A control point interpolation method for the non-parametric quantification of cerebral haemodynamics from dynamic susceptibility contrast MRI

Institute of Biomedical Engineering, University of Oxford, United Kingdom. Electronic address: .
NeuroImage (Impact Factor: 6.13). 09/2012; 64C:560-570. DOI: 10.1016/j.neuroimage.2012.08.083
Source: PubMed

ABSTRACT DSC-MRI analysis is based on tracer kinetic theory and typically involves the deconvolution of the MRI signal in tissue with an arterial input function (AIF), which is an ill-posed inverse problem. The current standard singular value decomposition (SVD) method typically underestimates perfusion and introduces non-physiological oscillations in the resulting residue function. An alternative vascular model (VM) based approach permits only a restricted family of shapes for the residue function, which might not be appropriate in pathologies like stroke. In this work a novel deconvolution algorithm is presented that can estimate both perfusion and residue function shape accurately without requiring the latter to belong to a specific class of functional shapes. A control point interpolation (CPI) method is proposed that represents the residue function by a number of control points (CPs), each having two degrees of freedom (in amplitude and time). A complete residue function shape is then generated from the CPs using a cubic spline interpolation. The CPI method is shown in simulation to be able to estimate cerebral blood flow (CBF) with greater accuracy giving a regression coefficient between true and estimated CBF of 0.96 compared to 0.83 for VM and 0.71 for the circular SVD (oSVD) method. The CPI method was able to accurately estimate the residue function over a wide range of simulated conditions. The CPI method has also been demonstrated on clinical data where a marked difference was observed between the residue function of normally appearing brain parenchyma and infarcted tissue. The CPI method could serve as a viable means to examine the residue function shape under pathological variations.

  • Source
    [Show abstract] [Hide abstract]
    ABSTRACT: The microvasculature plays a vital part in the cardiovascular system. Any impairment to its function can lead to significant pathophysiological effects, particularly in organs such as the brain where there is a very tight coupling between structure and function. However, it is extremely difficult to quantify the health of the microvasculature in vivo, other than by assessing perfusion, using techniques such as arterial spin labelling. Recent work has suggested that the flow distribution within a voxel could also be a valuable measure. This can also be measured clinically, but as yet has not been related to the properties of the microvasculature due to the difficulties in modelling and characterizing these strongly inter-connected networks. In this paper, we present a new technique for characterizing an existing physiologically accurate model of the cerebral microvasculature in terms of its residue function. A new analytical mathematical framework for calculation of the residue function, based on the mass transport equation, of any arbitrary network is presented together with results from simulations. We then present a method for characterizing this function, which can be directly related to clinical data, and show how the resulting parameters are affected under conditions of both reduced perfusion and reduced network density. It is found that the residue function parameters are affected in different ways by these two effects, opening up the possibility of using such parameters, when acquired from clinical data, to infer information about both the network properties and the perfusion distribution. These results open up the possibility of obtaining valuable clinical information about the health of the microvasculature in vivo, providing additional tools to clinicians working in cerebrovascular diseases, such as stroke and dementia.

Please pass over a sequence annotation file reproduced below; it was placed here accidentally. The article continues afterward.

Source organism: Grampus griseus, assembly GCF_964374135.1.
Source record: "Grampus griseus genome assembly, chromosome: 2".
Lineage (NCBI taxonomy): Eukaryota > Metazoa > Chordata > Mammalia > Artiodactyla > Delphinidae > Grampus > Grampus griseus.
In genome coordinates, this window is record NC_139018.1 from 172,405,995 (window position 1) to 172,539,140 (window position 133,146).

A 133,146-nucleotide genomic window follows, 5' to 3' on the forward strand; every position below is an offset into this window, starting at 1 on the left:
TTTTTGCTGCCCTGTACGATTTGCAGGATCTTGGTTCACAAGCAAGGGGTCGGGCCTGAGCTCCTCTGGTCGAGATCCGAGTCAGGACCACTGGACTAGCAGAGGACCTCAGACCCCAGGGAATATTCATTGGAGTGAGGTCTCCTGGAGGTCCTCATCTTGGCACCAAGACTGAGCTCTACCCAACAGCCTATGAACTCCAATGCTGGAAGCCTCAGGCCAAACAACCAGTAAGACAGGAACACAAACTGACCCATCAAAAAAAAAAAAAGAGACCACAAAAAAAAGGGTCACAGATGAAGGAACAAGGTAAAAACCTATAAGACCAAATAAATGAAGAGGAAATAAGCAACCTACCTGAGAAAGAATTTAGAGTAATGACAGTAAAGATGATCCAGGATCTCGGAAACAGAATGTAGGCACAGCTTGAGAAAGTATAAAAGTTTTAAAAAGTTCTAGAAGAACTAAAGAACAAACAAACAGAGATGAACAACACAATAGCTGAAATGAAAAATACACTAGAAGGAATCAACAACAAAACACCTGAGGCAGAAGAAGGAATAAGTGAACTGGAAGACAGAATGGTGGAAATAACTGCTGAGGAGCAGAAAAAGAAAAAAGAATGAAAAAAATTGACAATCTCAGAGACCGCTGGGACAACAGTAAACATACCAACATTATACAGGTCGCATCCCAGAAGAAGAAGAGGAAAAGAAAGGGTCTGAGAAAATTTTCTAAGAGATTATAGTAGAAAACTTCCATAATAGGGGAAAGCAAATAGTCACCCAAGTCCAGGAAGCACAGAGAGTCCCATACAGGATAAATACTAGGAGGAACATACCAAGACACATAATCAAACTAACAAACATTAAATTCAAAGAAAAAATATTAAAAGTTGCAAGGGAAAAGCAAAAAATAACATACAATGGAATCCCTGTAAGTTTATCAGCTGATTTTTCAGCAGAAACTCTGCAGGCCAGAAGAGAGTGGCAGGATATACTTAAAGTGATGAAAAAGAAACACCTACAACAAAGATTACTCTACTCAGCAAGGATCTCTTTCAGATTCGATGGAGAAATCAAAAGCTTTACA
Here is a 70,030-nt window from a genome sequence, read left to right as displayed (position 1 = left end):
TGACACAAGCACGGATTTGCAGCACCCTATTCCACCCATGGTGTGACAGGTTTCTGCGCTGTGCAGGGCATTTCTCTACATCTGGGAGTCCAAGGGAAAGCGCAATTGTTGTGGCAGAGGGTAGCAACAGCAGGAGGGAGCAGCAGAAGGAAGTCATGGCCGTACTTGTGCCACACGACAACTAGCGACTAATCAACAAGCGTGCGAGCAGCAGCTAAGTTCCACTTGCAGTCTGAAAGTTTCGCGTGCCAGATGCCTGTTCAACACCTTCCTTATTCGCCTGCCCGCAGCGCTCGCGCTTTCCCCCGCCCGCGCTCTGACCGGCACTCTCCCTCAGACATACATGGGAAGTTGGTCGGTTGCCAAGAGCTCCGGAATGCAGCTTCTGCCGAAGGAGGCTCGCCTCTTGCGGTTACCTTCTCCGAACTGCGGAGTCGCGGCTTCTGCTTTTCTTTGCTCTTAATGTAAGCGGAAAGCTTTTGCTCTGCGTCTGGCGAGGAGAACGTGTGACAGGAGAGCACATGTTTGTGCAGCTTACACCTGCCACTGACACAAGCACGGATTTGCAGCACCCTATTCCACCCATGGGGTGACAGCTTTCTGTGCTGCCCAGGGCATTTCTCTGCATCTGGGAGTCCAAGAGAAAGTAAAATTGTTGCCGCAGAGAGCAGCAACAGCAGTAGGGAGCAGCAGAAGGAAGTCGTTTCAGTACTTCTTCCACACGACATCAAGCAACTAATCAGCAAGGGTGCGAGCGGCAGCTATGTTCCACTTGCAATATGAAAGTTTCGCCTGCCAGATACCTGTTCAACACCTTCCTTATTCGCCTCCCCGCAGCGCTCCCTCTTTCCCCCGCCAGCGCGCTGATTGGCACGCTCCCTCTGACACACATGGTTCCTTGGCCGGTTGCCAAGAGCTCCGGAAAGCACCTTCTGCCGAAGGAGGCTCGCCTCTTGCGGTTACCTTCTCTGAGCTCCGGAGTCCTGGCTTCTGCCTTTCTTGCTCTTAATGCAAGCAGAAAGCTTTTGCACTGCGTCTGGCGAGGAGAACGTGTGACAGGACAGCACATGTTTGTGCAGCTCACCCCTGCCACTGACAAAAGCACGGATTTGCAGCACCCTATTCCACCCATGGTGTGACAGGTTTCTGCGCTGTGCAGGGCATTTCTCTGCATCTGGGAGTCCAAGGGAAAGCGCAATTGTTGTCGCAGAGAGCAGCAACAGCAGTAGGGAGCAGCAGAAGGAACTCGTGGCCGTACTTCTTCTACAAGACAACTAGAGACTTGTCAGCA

Interface focus: a theme supplement of Journal of the Royal Society interface 04/2013; 3(2):20120078. DOI:10.1098/rsfs.2012.0078 · 3.12 Impact Factor
  • Source
    [Show abstract] [Hide abstract]